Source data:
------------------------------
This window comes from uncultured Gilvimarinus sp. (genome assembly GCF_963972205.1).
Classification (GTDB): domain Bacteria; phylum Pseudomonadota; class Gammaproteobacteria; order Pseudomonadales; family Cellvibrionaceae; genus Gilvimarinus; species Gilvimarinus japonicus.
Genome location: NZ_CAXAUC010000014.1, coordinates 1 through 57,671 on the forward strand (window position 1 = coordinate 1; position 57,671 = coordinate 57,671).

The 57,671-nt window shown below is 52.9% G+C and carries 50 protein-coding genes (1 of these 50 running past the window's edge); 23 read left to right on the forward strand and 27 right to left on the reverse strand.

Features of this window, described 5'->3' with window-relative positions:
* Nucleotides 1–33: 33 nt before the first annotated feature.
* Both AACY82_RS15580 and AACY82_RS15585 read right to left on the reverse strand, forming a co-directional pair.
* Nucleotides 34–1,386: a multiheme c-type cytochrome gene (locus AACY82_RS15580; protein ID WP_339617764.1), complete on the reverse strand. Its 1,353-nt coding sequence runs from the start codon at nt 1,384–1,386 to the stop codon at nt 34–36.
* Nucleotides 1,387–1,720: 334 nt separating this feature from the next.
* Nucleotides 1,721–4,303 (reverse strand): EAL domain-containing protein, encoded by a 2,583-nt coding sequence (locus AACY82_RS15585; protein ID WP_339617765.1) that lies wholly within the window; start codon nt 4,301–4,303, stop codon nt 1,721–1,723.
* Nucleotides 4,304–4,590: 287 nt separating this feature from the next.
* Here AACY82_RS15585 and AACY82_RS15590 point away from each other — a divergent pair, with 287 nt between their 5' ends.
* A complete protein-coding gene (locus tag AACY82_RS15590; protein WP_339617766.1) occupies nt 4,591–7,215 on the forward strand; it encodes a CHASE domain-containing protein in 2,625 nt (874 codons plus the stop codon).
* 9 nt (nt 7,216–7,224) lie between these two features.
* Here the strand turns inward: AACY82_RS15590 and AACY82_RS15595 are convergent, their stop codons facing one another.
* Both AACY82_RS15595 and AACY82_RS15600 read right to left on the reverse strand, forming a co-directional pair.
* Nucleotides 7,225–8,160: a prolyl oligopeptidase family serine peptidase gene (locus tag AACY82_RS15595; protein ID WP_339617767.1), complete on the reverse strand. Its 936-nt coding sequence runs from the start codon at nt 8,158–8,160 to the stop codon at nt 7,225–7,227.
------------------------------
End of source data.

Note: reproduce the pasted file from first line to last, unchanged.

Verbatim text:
This window comes from uncultured Gilvimarinus sp. (genome assembly GCF_963972205.1).
Classification (GTDB): domain Bacteria; phylum Pseudomonadota; class Gammaproteobacteria; order Pseudomonadales; family Cellvibrionaceae; genus Gilvimarinus; species Gilvimarinus japonicus.
Genome location: NZ_CAXAUC010000014.1, coordinates 1 through 57,671 on the forward strand (window position 1 = coordinate 1; position 57,671 = coordinate 57,671).

The 57,671-nt window shown below is 52.9% G+C and carries 50 protein-coding genes (1 of these 50 running past the window's edge); 23 read left to right on the forward strand and 27 right to left on the reverse strand.

Features of this window, described 5'->3' with window-relative positions:
* Nucleotides 1–33: 33 nt before the first annotated feature.
* Both AACY82_RS15580 and AACY82_RS15585 read right to left on the reverse strand, forming a co-directional pair.
* Nucleotides 34–1,386: a multiheme c-type cytochrome gene (locus AACY82_RS15580; protein ID WP_339617764.1), complete on the reverse strand. Its 1,353-nt coding sequence runs from the start codon at nt 1,384–1,386 to the stop codon at nt 34–36.
* Nucleotides 1,387–1,720: 334 nt separating this feature from the next.
* Nucleotides 1,721–4,303 (reverse strand): EAL domain-containing protein, encoded by a 2,583-nt coding sequence (locus AACY82_RS15585; protein ID WP_339617765.1) that lies wholly within the window; start codon nt 4,301–4,303, stop codon nt 1,721–1,723.
* Nucleotides 4,304–4,590: 287 nt separating this feature from the next.
* Here AACY82_RS15585 and AACY82_RS15590 point away from each other — a divergent pair, with 287 nt between their 5' ends.
* A complete protein-coding gene (locus tag AACY82_RS15590; protein WP_339617766.1) occupies nt 4,591–7,215 on the forward strand; it encodes a CHASE domain-containing protein in 2,625 nt (874 codons plus the stop codon).
* 9 nt (nt 7,216–7,224) lie between these two features.
* Here the strand turns inward: AACY82_RS15590 and AACY82_RS15595 are convergent, their stop codons facing one another.
* Both AACY82_RS15595 and AACY82_RS15600 read right to left on the reverse strand, forming a co-directional pair.
* Nucleotides 7,225–8,160: a prolyl oligopeptidase family serine peptidase gene (locus tag AACY82_RS15595; protein ID WP_339617767.1), complete on the reverse strand. Its 936-nt coding sequence runs from the start codon at nt 8,158–8,160 to the stop codon at nt 7,225–7,227.